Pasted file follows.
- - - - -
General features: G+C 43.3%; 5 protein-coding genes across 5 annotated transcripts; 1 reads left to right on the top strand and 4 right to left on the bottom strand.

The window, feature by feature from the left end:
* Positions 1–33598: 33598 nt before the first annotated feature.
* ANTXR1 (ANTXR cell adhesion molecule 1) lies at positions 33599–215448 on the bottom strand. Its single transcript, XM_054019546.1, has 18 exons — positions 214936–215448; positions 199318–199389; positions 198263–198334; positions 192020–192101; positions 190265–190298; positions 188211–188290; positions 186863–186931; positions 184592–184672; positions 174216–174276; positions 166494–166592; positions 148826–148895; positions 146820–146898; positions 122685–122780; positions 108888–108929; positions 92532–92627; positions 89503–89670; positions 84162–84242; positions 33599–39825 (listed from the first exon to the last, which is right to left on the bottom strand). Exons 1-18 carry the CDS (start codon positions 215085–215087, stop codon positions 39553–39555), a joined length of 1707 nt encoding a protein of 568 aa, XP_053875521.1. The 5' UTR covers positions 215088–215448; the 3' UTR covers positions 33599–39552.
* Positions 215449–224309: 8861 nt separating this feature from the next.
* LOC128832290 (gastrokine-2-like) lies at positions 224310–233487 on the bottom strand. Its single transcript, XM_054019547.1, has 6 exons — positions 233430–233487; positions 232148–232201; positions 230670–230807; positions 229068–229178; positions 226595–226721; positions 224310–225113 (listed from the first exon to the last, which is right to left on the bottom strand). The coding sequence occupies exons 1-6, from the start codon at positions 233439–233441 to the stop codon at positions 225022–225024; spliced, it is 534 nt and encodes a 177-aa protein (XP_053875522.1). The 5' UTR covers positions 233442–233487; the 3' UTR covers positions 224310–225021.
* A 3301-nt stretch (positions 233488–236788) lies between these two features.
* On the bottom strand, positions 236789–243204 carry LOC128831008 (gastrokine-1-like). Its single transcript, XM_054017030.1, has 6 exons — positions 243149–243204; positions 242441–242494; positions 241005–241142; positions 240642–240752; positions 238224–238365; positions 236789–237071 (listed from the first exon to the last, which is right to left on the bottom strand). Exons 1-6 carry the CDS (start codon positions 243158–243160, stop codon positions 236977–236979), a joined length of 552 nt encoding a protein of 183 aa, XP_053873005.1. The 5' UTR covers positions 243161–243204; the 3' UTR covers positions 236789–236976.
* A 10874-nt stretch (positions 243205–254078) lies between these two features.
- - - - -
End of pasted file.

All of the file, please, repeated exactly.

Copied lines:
General features: G+C 43.3%; 5 protein-coding genes across 5 annotated transcripts; 1 reads left to right on the top strand and 4 right to left on the bottom strand.

The window, feature by feature from the left end:
* Positions 1–33598: 33598 nt before the first annotated feature.
* ANTXR1 (ANTXR cell adhesion molecule 1) lies at positions 33599–215448 on the bottom strand. Its single transcript, XM_054019546.1, has 18 exons — positions 214936–215448; positions 199318–199389; positions 198263–198334; positions 192020–192101; positions 190265–190298; positions 188211–188290; positions 186863–186931; positions 184592–184672; positions 174216–174276; positions 166494–166592; positions 148826–148895; positions 146820–146898; positions 122685–122780; positions 108888–108929; positions 92532–92627; positions 89503–89670; positions 84162–84242; positions 33599–39825 (listed from the first exon to the last, which is right to left on the bottom strand). Exons 1-18 carry the CDS (start codon positions 215085–215087, stop codon positions 39553–39555), a joined length of 1707 nt encoding a protein of 568 aa, XP_053875521.1. The 5' UTR covers positions 215088–215448; the 3' UTR covers positions 33599–39552.
* Positions 215449–224309: 8861 nt separating this feature from the next.
* LOC128832290 (gastrokine-2-like) lies at positions 224310–233487 on the bottom strand. Its single transcript, XM_054019547.1, has 6 exons — positions 233430–233487; positions 232148–232201; positions 230670–230807; positions 229068–229178; positions 226595–226721; positions 224310–225113 (listed from the first exon to the last, which is right to left on the bottom strand). The coding sequence occupies exons 1-6, from the start codon at positions 233439–233441 to the stop codon at positions 225022–225024; spliced, it is 534 nt and encodes a 177-aa protein (XP_053875522.1). The 5' UTR covers positions 233442–233487; the 3' UTR covers positions 224310–225021.
* A 3301-nt stretch (positions 233488–236788) lies between these two features.
* On the bottom strand, positions 236789–243204 carry LOC128831008 (gastrokine-1-like). Its single transcript, XM_054017030.1, has 6 exons — positions 243149–243204; positions 242441–242494; positions 241005–241142; positions 240642–240752; positions 238224–238365; positions 236789–237071 (listed from the first exon to the last, which is right to left on the bottom strand). Exons 1-6 carry the CDS (start codon positions 243158–243160, stop codon positions 236977–236979), a joined length of 552 nt encoding a protein of 183 aa, XP_053873005.1. The 5' UTR covers positions 243161–243204; the 3' UTR covers positions 236789–236976.
* A 10874-nt stretch (positions 243205–254078) lies between these two features.